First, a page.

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Barney's Version 2010

Available in Prime
4.2 out of 5 stars (39) IMDb 7.3/10

Take a ride through the life and memories of Barney Panofsky, a hard-drinking, cigar-smoking, foul-mouthed 65-year old hockey fanatic and television producer, as he reflects on his life's successes and (numerous) gaffes and failures as the final chapters of his own existence come sharply into focus.

Starring:
Paul Giamatti, Macha Grenon
Runtime:
2 hours, 14 minutes

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Product Details

Genres Drama, Comedy
Director Richard J. Lewis
Starring Paul Giamatti, Macha Grenon
Supporting actors Paul Gross, Atom Egoyan, Mark Camacho, David Pryde, Paula Jean Hixson, Mark Addy, Scott Speedman, Marica Pellegrinelli, Thomas Trabacchi, Clé Bennett, Rachelle Lefevre, Domenico Minutoli, Massimo Wertmüller, Saul Rubinek, Howard Jerome, Sam Stone, Burney Lieberman, Morty Bercovitch
Studio NBC Universal
BBFC rating Suitable for 15 years and over
Purchase rights Stream instantly Details
Format Amazon Video (streaming online video)

Customer Reviews

Top Customer Reviews

By Mark Barry HALL OF FAMETOP 50 REVIEWERVINE VOICE on 21 Sept. 2011
Format: Blu-ray
Sounding not unlike a child's software program - "Barney's Version" is a terrible name for a film and nearly put me off renting this 'journey' movie - I'm glad it didn't.

Produced by Robert Lantos and Directed by Richard Lewis, the screenplay by Michael Konyves is adapted from Mordecai Richler's 1997 book of the same name. Across 30 eventful years, it tells the story of Barney Panofsky - a Monte Cristo smoking, whiskey guzzling chubby man living in Montreal. Barney is the TV Producing equivalent of "Gregory House" - irascible and loveable at the same time. Like his Dad Izzy Panofsky (a scene-stealing Dustin Hoffman) Barney tells it as it is - loves women impulsively - is headstrong in everything he does but has his heart in the right place. But he has a fatal flaw. It isn't that Barney is deliberately cruel or mean, he just keeps on making terrible mistakes over and over again (most of which are of his own making) and learns rather painfully as the years pass and happiness fades that the enemy is not others but 'himself'.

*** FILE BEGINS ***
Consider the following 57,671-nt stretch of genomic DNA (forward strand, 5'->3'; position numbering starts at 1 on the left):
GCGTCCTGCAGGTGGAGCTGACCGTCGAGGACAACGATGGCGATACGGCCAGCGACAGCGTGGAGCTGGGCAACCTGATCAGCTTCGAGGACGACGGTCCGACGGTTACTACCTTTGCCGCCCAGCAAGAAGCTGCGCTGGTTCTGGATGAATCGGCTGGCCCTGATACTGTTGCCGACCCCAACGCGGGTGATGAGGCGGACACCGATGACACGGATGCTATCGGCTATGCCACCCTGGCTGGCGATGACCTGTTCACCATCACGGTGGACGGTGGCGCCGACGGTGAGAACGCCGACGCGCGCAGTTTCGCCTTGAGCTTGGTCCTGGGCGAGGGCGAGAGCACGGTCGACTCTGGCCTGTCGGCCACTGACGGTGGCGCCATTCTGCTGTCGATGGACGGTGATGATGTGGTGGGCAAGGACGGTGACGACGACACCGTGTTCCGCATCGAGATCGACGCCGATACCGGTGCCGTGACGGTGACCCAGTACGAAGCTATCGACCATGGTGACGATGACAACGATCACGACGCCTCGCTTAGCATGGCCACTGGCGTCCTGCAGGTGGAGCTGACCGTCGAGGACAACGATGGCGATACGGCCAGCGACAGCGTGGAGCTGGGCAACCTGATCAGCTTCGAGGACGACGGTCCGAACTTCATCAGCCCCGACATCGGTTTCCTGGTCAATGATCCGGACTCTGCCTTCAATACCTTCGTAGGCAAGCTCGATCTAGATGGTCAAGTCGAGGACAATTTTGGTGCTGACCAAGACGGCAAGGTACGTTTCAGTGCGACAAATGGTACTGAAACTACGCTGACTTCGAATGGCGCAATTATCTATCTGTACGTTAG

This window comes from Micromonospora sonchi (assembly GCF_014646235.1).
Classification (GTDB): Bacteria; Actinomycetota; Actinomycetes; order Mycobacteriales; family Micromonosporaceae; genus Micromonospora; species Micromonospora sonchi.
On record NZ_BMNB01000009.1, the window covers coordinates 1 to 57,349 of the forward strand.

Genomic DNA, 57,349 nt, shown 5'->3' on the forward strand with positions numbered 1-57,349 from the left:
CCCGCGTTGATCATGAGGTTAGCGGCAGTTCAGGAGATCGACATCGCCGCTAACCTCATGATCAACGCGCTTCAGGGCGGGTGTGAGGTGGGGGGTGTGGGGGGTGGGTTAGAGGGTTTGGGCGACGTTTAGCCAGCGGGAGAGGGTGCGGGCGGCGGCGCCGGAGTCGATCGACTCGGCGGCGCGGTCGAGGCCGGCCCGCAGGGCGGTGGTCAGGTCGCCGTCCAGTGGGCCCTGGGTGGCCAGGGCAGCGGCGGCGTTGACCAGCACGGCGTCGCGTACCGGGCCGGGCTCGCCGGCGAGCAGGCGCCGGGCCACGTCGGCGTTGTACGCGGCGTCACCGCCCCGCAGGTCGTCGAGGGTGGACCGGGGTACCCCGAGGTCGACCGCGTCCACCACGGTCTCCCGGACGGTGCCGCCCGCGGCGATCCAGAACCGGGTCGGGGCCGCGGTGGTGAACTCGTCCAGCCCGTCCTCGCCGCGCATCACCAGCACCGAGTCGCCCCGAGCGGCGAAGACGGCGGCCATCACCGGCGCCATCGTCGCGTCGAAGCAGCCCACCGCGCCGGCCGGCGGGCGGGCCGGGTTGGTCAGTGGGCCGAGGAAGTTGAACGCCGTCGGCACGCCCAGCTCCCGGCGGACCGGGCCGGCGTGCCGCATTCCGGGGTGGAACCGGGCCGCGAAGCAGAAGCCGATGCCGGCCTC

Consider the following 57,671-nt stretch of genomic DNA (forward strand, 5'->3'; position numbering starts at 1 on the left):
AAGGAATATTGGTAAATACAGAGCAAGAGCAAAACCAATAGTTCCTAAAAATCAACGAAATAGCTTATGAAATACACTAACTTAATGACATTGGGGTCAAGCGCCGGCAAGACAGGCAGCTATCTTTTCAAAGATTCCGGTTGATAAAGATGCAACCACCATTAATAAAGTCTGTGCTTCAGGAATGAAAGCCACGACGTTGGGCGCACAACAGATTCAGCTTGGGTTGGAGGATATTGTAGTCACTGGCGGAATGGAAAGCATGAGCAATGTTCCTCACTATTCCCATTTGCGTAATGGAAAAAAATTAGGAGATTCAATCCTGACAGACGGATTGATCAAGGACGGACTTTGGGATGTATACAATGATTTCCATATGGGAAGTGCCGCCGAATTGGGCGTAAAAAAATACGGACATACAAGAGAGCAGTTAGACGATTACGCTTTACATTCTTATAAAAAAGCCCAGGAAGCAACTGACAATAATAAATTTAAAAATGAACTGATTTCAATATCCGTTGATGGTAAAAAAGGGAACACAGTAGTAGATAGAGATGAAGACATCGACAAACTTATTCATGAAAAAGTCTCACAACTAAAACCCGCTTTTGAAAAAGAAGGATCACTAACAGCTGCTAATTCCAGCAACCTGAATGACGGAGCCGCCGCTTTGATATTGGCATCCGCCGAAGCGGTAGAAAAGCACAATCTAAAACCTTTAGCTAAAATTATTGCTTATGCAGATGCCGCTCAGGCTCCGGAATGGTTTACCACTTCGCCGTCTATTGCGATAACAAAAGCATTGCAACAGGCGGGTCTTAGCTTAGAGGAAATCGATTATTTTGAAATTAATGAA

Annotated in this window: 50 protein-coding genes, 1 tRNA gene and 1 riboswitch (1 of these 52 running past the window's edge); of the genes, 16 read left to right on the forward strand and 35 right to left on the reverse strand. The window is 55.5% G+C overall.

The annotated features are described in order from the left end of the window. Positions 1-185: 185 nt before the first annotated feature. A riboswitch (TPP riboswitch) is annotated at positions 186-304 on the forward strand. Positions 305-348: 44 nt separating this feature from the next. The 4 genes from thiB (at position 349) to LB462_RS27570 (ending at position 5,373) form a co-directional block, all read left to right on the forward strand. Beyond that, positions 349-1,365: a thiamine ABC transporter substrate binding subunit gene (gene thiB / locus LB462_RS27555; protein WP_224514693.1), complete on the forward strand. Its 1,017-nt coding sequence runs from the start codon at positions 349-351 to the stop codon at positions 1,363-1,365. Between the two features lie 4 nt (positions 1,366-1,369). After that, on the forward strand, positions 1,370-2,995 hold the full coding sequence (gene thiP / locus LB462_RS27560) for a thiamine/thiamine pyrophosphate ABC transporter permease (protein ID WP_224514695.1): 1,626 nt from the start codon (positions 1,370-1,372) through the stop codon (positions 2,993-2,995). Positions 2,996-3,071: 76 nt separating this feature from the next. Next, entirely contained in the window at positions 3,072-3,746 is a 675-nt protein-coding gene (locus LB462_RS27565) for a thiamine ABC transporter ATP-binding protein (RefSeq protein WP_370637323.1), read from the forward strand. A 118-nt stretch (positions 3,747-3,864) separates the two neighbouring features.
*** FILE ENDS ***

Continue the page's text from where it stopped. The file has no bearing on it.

It begins in Rome in 1974 when we're introduced to his motley crew of dead-beat friends - there's Thomas Trabacchi as Leo Fasoli - an Italian artistic genius who has yet to find an appreciative audience, a black friend who does a terrible deed on Barney (he later forgives this) and his best-friend - Boogie. Young, cocky, handsome and fancy-free - Boogie is a full-on babe magnet (played beautifully by Scott Speedman) who can't seem to finish his brilliant first novel as he systematically hoovers up every narcotic he can get his sweaty hands on.
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Format: Blu-ray